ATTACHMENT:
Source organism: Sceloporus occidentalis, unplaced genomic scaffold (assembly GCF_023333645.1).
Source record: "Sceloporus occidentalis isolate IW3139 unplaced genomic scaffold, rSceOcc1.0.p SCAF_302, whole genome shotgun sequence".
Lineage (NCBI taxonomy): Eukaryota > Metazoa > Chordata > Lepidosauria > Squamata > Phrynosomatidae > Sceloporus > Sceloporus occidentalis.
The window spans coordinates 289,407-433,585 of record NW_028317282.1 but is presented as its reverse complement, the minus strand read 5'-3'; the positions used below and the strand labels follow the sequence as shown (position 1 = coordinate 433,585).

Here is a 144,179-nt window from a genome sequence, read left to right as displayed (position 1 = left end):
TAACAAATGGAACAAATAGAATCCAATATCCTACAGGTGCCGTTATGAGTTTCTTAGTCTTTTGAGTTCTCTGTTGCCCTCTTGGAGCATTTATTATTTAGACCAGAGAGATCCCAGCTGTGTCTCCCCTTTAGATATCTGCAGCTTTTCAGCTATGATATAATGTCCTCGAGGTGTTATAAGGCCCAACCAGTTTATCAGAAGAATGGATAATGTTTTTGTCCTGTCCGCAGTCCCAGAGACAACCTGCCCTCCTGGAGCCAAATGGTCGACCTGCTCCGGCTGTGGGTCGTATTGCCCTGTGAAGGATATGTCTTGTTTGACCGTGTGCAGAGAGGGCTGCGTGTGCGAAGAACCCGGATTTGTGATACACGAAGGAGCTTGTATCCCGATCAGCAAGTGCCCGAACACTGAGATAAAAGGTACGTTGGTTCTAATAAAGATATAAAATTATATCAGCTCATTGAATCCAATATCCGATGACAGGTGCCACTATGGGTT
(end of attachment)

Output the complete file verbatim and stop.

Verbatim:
Source organism: Sceloporus occidentalis, unplaced genomic scaffold (assembly GCF_023333645.1).
Source record: "Sceloporus occidentalis isolate IW3139 unplaced genomic scaffold, rSceOcc1.0.p SCAF_302, whole genome shotgun sequence".
Lineage (NCBI taxonomy): Eukaryota > Metazoa > Chordata > Lepidosauria > Squamata > Phrynosomatidae > Sceloporus > Sceloporus occidentalis.
The window spans coordinates 289,407-433,585 of record NW_028317282.1 but is presented as its reverse complement, the minus strand read 5'-3'; the positions used below and the strand labels follow the sequence as shown (position 1 = coordinate 433,585).

Here is a 144,179-nt window from a genome sequence, read left to right as displayed (position 1 = left end):
TAACAAATGGAACAAATAGAATCCAATATCCTACAGGTGCCGTTATGAGTTTCTTAGTCTTTTGAGTTCTCTGTTGCCCTCTTGGAGCATTTATTATTTAGACCAGAGAGATCCCAGCTGTGTCTCCCCTTTAGATATCTGCAGCTTTTCAGCTATGATATAATGTCCTCGAGGTGTTATAAGGCCCAACCAGTTTATCAGAAGAATGGATAATGTTTTTGTCCTGTCCGCAGTCCCAGAGACAACCTGCCCTCCTGGAGCCAAATGGTCGACCTGCTCCGGCTGTGGGTCGTATTGCCCTGTGAAGGATATGTCTTGTTTGACCGTGTGCAGAGAGGGCTGCGTGTGCGAAGAACCCGGATTTGTGATACACGAAGGAGCTTGTATCCCGATCAGCAAGTGCCCGAACACTGAGATAAAAGGTACGTTGGTTCTAATAAAGATATAAAATTATATCAGCTCATTGAATCCAATATCCGATGACAGGTGCCACTATGGGTT